The world's largest
democracy is heading for the polls this month. India will hold its 15th
parliamentary elections since gaining independence from Britain in 1947. Neither
of the two major political parties, Congress or Bhartiya Janata Party, the
B-J-P, expects to get a majority in the elections, so India is moving toward
another coalition government.
Polling to elect a new 545-member Lok
Sabha, India's lower house of parliament, will run in five phases from 16 April
to 13 May. 714 million voters are eligible to cast ballots. It is the largest
democratic voting exercise ever conducted, not surprising since India's
electorate represents over a tenth of the world's population.
last five years, the ruling Congress party, headed by Prime Minister Manmohan
Singh, has held together a coalition called the United Progressive Alliance, or
UPA. The UPA was formed soon after the 2004 general elections when the previous
coalition headed by the Bhartiya Janata Party, or B-J-P, was defeated. That
coalition was titled the National Democratic Alliance, NDA.
The upcoming elections are significant because they mark the first time that
a coalition government has completed an uninterrupted five-year term.
Ralph Nurnberger, adjunct professor of
international relations at Georgetown University in Washington D.C., says India
has been able to establish a democratic system successfully.
“It is outstanding that India has been able to maintain its democratic system
since independence in 1947, and obviously it serves as a model for the rest of
the world, particularly the developing world, as an example of including people
in the representative form of government.”
The Congress-led alliance is
running on what it claims is a record of progress and its secular character.
During four of its five years in office, growth rates in India were well over 8%
annually. Even now, amid a global slump, India is the world's second fastest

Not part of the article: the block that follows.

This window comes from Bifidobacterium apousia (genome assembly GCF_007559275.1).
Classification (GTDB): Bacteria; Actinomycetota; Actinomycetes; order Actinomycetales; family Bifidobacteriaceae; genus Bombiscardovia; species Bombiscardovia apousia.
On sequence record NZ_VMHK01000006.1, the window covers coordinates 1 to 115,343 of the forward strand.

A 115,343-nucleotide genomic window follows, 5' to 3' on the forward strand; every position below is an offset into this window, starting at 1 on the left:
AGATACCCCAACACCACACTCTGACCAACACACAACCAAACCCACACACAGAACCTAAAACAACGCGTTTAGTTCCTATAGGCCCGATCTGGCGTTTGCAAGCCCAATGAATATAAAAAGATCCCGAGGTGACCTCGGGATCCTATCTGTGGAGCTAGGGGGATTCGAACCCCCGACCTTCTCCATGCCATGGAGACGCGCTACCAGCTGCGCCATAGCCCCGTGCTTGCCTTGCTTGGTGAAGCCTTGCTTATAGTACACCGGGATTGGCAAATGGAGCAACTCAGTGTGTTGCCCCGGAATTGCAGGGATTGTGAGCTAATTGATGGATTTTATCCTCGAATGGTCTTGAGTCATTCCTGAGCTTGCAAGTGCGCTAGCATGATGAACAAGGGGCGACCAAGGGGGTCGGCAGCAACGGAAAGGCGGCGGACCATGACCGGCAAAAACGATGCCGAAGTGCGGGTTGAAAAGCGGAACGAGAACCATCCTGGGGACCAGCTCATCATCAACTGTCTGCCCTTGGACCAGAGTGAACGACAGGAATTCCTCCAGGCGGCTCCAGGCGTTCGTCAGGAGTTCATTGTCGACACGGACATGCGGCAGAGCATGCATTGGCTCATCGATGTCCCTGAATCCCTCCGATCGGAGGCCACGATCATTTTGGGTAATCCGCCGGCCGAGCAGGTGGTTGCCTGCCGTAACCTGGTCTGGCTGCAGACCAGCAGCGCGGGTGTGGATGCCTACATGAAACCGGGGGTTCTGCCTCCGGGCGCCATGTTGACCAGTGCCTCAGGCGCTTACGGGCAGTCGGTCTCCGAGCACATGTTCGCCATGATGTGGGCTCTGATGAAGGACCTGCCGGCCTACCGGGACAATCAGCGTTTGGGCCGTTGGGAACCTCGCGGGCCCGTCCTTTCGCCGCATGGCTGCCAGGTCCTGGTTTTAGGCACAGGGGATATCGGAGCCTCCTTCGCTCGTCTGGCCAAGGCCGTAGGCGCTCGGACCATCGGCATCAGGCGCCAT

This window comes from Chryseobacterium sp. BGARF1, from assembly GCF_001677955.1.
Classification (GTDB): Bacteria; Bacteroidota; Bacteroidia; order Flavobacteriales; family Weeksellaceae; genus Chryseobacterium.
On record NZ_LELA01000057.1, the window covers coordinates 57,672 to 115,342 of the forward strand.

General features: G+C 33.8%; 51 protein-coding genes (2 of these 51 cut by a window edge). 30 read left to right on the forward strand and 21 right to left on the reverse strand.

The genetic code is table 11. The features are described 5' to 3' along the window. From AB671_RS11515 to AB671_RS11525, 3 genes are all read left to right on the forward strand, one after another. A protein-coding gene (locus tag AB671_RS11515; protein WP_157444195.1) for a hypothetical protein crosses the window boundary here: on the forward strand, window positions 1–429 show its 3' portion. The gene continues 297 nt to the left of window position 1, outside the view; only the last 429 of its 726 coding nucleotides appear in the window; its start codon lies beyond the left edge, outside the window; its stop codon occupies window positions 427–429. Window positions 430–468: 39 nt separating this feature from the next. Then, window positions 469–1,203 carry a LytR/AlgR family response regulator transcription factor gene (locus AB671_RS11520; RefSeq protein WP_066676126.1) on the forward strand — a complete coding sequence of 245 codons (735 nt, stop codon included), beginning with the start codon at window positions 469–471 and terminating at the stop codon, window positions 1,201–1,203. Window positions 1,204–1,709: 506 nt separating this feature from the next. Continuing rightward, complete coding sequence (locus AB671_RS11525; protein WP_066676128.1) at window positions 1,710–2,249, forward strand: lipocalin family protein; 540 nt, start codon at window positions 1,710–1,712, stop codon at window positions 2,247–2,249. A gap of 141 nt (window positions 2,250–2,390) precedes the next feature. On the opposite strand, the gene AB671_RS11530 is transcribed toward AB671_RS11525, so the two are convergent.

Opposition BJP's prime ministerial candidate L.K. Advani
says his party ensures good governance, economic development and security for
all. The party also promises a tougher anti-terror law. India has seen several
militant attacks across the country in recent years including the attack on
Mumbai last year.
Kumar, a former professor of diplomacy at Jawahar Lal Nehru University in New
Delhi, says the Congress-led coalition has a better chance of returning to power
once votes are cast. “As of now the prospects of Congress seem to be better,
partly because of the last five years. There are quite a few things which the
Congress can be said to have achieved, and which have found a favorable response
from the people of India as a whole."
The Congress Party, led by the
Nehru-Gandhi family, ruled India for 50 years following independence from
Britain. Sonya Gandhi, wife of former prime minister, the late Rajiv Gandhi (no
relation to Mahatma Gandhi), is now president of the Congress party. Their son
Rahul Gandhi is a parliamentary candidate and is attracting huge crowds of young
But India is now completing a decade in which coalitions
dominated by one or the other political party have held power. Analysts say
there is nothing wrong with coalitions, which ensure that all regions of the
country are represented in the central (federal) government
when India held its first parliamentary elections following British colonial
rule, many people expressed doubts about giving Indians, many of them
illiterate, the right to vote. Looking back over 57 years, Professor Satish
Kumar says Indian democratic institutions have withstood the test of
“Indian democratic institutions have
worked wonderfully well,” says Prof. Satish Kumar. “It is the largest democracy;
it is the most heterogeneous democracy. It is a democracy with a multiple
religions, languages, ethnic groups and all kinds of other diversities, and yet
the country has managed to accommodate all of them into a system where gradually
all of them are feeling that they have a voice in the running of the
Professor Ralph Nurberger echoes these views. “That is truly
astounding, particularly in a country as diverse as India in terms of religion,
ethnic make-up and everything else. It is remarkable that everyone is willing to
accept as a basic policy - a democratic form of government. And that is truly to
the credit of the people of India.
Nearly four million officials will
conduct the elections, and there will be more than 900,000 polling booths, all
fitted with electronic voting machines. Analysts say all pre-poll forecasts
point to a return of the Congress-led coalition Whatever the outcome, India's
fifteenth parliamentary all-electronic elections mark a milestone in that
nation's democratic tradition.
This report was written by Subhash Vohra
and voiced by Steve Ember